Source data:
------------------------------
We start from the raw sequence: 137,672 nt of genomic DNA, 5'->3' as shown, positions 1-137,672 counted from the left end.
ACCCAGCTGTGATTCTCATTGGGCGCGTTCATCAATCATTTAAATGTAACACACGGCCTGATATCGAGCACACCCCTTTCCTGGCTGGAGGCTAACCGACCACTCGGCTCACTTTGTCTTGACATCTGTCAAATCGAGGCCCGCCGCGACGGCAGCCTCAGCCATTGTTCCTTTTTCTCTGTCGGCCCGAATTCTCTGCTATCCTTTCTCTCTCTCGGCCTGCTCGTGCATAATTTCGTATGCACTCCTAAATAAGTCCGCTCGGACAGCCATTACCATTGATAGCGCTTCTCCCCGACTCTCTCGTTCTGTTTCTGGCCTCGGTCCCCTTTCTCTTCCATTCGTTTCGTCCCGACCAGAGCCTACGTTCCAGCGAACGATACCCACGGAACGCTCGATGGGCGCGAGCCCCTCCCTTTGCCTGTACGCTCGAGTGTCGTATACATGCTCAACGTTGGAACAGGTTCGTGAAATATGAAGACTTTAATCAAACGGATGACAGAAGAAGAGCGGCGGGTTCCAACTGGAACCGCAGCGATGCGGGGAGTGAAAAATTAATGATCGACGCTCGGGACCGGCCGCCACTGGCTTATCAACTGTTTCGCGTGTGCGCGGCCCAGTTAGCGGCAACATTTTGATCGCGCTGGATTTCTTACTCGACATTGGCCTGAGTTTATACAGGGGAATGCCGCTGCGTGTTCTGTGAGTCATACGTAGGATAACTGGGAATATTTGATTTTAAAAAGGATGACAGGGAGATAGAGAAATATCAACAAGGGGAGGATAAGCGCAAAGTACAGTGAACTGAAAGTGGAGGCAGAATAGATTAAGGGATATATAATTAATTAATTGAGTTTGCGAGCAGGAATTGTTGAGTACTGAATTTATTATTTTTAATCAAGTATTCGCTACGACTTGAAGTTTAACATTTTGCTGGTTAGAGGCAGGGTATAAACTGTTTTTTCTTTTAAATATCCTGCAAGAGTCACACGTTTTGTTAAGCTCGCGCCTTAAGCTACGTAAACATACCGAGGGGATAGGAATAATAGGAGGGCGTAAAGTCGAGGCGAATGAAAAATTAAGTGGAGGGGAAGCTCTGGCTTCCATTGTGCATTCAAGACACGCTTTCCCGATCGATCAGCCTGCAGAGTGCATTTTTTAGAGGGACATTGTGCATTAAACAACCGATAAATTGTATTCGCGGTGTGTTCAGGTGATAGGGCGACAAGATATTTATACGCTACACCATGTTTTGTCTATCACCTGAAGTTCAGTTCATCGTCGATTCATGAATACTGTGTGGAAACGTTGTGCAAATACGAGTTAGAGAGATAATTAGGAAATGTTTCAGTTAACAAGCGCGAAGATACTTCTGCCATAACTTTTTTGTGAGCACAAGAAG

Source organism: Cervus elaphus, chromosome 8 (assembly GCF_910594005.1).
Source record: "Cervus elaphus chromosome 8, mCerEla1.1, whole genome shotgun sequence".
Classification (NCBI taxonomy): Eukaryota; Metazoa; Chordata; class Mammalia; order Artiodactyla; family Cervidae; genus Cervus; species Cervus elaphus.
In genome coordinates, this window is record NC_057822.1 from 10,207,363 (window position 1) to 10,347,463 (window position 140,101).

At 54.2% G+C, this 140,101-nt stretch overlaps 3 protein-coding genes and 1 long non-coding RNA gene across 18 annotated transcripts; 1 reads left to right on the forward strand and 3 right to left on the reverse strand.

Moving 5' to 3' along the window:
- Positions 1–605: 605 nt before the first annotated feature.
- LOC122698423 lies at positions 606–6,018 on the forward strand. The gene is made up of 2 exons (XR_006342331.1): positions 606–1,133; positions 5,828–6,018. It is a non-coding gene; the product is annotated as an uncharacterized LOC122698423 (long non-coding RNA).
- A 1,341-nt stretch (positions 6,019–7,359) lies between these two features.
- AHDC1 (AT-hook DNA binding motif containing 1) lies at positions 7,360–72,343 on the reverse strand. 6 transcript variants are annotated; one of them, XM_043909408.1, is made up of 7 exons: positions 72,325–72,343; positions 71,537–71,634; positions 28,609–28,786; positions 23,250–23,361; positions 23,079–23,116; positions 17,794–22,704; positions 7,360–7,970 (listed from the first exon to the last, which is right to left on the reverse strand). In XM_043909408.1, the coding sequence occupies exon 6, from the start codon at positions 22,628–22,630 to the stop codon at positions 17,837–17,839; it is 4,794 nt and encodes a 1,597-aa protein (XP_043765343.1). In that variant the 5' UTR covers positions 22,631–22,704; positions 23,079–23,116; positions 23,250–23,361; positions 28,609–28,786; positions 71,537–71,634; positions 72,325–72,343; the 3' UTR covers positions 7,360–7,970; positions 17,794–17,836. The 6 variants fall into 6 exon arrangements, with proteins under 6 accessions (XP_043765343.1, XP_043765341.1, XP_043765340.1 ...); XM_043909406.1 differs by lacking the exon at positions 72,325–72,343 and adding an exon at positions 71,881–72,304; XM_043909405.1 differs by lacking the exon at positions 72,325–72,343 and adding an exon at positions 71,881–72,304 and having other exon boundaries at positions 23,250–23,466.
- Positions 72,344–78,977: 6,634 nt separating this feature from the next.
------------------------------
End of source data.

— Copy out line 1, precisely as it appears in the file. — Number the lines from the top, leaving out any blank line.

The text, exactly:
We start from the raw sequence: 137,672 nt of genomic DNA, 5'->3' as shown, positions 1-137,672 counted from the left end.